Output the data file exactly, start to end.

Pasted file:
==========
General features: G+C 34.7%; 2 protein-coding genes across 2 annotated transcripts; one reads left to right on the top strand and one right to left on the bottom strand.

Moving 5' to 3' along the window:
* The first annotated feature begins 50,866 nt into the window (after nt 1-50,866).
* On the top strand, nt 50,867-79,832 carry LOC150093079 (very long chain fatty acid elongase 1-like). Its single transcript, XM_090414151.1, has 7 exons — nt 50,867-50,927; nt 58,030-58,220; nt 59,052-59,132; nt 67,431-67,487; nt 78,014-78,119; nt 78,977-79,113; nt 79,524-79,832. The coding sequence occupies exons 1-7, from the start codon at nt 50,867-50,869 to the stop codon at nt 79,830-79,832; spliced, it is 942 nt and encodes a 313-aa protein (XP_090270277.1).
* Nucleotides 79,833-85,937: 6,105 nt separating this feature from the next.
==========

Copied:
General features: G+C 34.7%; 2 protein-coding genes across 2 annotated transcripts; one reads left to right on the top strand and one right to left on the bottom strand.

Moving 5' to 3' along the window:
* The first annotated feature begins 50,866 nt into the window (after nt 1-50,866).
* On the top strand, nt 50,867-79,832 carry LOC150093079 (very long chain fatty acid elongase 1-like). Its single transcript, XM_090414151.1, has 7 exons — nt 50,867-50,927; nt 58,030-58,220; nt 59,052-59,132; nt 67,431-67,487; nt 78,014-78,119; nt 78,977-79,113; nt 79,524-79,832. The coding sequence occupies exons 1-7, from the start codon at nt 50,867-50,869 to the stop codon at nt 79,830-79,832; spliced, it is 942 nt and encodes a 313-aa protein (XP_090270277.1).
* Nucleotides 79,833-85,937: 6,105 nt separating this feature from the next.